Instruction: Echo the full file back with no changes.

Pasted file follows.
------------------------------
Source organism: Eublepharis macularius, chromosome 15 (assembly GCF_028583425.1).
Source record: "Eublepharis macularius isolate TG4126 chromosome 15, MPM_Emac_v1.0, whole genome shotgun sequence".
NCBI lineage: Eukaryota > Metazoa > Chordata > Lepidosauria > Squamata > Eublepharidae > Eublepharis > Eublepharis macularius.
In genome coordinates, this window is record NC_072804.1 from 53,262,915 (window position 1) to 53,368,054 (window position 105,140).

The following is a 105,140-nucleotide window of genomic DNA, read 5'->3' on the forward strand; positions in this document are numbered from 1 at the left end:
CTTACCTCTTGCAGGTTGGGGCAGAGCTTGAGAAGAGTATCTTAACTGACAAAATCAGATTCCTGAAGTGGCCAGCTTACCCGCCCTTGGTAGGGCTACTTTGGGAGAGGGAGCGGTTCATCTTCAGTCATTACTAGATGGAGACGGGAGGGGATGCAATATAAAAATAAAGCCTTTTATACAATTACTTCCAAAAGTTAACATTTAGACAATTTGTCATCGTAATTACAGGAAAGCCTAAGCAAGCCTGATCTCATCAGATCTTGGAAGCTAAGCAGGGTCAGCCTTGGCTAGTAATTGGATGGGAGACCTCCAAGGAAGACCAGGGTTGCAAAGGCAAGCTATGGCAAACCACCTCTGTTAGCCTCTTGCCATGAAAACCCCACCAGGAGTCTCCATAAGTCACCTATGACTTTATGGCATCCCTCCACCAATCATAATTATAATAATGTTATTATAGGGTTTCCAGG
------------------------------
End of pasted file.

Source organism: Eublepharis macularius, chromosome 15 (assembly GCF_028583425.1).
Source record: "Eublepharis macularius isolate TG4126 chromosome 15, MPM_Emac_v1.0, whole genome shotgun sequence".
NCBI lineage: Eukaryota > Metazoa > Chordata > Lepidosauria > Squamata > Eublepharidae > Eublepharis > Eublepharis macularius.
In genome coordinates, this window is record NC_072804.1 from 53,262,915 (window position 1) to 53,368,054 (window position 105,140).

The following is a 105,140-nucleotide window of genomic DNA, read 5'->3' on the forward strand; positions in this document are numbered from 1 at the left end:
CTTACCTCTTGCAGGTTGGGGCAGAGCTTGAGAAGAGTATCTTAACTGACAAAATCAGATTCCTGAAGTGGCCAGCTTACCCGCCCTTGGTAGGGCTACTTTGGGAGAGGGAGCGGTTCATCTTCAGTCATTACTAGATGGAGACGGGAGGGGATGCAATATAAAAATAAAGCCTTTTATACAATTACTTCCAAAAGTTAACATTTAGACAATTTGTCATCGTAATTACAGGAAAGCCTAAGCAAGCCTGATCTCATCAGATCTTGGAAGCTAAGCAGGGTCAGCCTTGGCTAGTAATTGGATGGGAGACCTCCAAGGAAGACCAGGGTTGCAAAGGCAAGCTATGGCAAACCACCTCTGTTAGCCTCTTGCCATGAAAACCCCACCAGGAGTCTCCATAAGTCACCTATGACTTTATGGCATCCCTCCACCAATCATAATTATAATAATGTTATTATAGGGTTTCCAGG